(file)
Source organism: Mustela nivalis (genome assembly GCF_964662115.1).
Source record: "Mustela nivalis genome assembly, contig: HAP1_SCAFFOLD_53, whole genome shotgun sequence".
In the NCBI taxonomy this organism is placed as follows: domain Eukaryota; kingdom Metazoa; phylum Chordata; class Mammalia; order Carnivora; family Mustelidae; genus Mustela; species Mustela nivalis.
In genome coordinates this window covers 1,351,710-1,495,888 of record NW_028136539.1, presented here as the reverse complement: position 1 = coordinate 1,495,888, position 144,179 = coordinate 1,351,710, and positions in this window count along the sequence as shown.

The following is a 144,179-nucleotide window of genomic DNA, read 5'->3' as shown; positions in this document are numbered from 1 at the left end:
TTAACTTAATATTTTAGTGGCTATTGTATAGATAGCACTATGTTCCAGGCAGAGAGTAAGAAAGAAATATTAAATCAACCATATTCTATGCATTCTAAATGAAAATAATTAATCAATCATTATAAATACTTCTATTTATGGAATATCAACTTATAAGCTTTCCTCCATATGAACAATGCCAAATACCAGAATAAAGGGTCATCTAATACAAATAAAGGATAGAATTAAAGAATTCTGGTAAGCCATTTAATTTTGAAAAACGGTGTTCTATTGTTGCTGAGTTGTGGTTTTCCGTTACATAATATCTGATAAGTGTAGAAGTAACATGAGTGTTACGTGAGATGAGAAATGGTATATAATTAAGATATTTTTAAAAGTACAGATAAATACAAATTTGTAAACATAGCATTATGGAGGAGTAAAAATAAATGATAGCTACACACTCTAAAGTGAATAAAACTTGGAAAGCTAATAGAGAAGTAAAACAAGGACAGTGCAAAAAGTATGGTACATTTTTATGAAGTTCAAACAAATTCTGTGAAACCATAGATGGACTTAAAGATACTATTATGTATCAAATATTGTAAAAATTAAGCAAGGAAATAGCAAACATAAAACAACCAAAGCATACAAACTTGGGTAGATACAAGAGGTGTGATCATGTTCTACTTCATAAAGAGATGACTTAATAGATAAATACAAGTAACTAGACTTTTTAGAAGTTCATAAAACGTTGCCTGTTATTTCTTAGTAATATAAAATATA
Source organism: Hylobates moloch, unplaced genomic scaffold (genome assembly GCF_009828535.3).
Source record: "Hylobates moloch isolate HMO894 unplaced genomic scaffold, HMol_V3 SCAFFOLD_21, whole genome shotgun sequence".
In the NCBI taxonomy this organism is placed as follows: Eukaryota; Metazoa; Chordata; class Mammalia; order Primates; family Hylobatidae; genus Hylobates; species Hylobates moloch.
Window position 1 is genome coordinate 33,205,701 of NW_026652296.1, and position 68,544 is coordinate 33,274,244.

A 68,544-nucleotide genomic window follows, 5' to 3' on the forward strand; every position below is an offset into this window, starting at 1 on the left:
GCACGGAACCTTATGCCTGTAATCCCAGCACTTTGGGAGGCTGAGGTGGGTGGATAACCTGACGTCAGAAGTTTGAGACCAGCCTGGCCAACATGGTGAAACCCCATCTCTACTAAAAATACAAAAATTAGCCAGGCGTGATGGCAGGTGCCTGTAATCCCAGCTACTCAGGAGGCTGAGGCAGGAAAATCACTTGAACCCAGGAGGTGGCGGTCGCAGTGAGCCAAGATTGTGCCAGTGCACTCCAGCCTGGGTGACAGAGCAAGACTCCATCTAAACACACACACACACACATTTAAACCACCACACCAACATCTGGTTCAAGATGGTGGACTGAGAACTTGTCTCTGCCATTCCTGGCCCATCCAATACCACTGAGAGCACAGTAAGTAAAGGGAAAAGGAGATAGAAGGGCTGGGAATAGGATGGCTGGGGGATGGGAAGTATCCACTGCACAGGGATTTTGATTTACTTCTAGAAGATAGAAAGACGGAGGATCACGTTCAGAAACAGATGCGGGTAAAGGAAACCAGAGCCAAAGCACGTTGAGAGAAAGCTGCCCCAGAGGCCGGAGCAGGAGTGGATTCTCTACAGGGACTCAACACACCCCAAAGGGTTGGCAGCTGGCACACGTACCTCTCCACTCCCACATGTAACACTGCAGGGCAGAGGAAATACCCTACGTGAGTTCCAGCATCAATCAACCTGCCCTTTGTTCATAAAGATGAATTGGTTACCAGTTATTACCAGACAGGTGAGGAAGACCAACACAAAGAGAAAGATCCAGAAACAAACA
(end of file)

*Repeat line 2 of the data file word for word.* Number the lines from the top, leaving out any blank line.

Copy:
Source record: "Mustela nivalis genome assembly, contig: HAP1_SCAFFOLD_53, whole genome shotgun sequence".